As a follow-up to last issue’s article Big or Little I thought I’d talk about size and ask whether our homes need to reduce a bit. First, the facts. In 1950, the average home was about 983 square feet, growing to 1,400 square feet in 1970, and then zooming up to 2,700 square feet in 2009. At the same time, the size of the average American household went from approx. 3.37 people to 2.57 people, a considerable reduction, and the number is still coming down.
The United States is a big country and we tend to like our cars and houses to be big as well; perhaps we view size as a standard of success. When you compare our home sizes with other countries, our extravagance is clearly evident. Average square footage of homes in other countries is as follows: Australia: 2,200; New Zealand: 1,900; Canada: 1,800; Japan: 1,000; Ireland: 930 and the U.K.: a mere 815.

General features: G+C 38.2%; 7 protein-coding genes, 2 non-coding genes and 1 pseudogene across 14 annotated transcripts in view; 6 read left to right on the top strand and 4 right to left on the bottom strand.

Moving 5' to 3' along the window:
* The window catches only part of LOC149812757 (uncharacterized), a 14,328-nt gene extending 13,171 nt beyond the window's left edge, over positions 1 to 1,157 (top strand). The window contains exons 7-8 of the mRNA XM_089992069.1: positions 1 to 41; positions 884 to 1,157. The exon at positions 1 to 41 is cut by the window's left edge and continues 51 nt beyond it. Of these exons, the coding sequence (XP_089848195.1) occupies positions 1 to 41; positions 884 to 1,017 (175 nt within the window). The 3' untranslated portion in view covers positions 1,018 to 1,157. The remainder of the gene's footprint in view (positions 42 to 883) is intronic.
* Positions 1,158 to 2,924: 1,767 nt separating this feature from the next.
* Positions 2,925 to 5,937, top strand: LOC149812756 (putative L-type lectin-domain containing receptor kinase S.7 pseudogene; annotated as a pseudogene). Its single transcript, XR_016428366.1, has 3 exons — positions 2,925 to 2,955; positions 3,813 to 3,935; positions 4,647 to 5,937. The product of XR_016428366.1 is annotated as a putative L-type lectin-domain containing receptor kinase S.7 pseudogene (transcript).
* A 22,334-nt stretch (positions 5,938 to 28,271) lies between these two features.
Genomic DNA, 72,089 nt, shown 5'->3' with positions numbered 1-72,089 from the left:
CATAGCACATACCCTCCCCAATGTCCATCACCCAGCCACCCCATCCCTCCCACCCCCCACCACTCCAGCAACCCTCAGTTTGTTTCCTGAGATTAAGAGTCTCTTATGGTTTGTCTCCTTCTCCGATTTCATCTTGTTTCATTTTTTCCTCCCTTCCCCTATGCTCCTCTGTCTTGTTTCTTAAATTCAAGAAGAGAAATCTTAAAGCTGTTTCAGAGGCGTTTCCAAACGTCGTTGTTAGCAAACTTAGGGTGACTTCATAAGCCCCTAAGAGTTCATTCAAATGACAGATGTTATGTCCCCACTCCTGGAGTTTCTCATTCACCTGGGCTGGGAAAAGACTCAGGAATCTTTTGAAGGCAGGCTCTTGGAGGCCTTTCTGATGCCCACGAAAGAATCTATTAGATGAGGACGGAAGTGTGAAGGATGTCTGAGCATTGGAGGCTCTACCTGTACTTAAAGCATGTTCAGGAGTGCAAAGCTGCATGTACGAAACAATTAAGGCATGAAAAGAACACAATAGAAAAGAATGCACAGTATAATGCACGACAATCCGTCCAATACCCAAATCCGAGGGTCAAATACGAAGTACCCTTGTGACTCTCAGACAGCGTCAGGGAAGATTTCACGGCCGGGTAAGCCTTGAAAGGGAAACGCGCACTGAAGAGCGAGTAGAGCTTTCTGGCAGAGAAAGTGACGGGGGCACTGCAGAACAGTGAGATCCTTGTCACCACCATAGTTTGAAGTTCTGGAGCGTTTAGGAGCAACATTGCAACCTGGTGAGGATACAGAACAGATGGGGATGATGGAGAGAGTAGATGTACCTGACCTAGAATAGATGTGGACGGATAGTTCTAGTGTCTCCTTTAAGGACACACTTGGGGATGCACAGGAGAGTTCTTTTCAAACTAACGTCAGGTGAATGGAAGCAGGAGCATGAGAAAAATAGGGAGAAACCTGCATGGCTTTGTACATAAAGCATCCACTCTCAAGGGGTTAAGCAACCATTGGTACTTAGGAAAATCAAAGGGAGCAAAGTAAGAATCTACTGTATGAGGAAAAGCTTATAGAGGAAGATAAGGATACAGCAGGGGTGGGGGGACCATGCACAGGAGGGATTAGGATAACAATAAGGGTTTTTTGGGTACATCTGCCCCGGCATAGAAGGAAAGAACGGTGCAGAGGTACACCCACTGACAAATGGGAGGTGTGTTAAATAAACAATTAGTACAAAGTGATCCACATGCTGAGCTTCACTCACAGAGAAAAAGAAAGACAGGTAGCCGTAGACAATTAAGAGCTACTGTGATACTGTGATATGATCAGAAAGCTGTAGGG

There’s a movement afoot to advance the cause of smaller homes. Instrumental in promoting the virtues of the smaller home, Sarah Susanka, author of The Not So Big House has championed the many advantages of going small. Cost is obviously a factor, as smaller spaces require less energy, less furniture and are usually less expensive to buy with lower upkeep and taxes.
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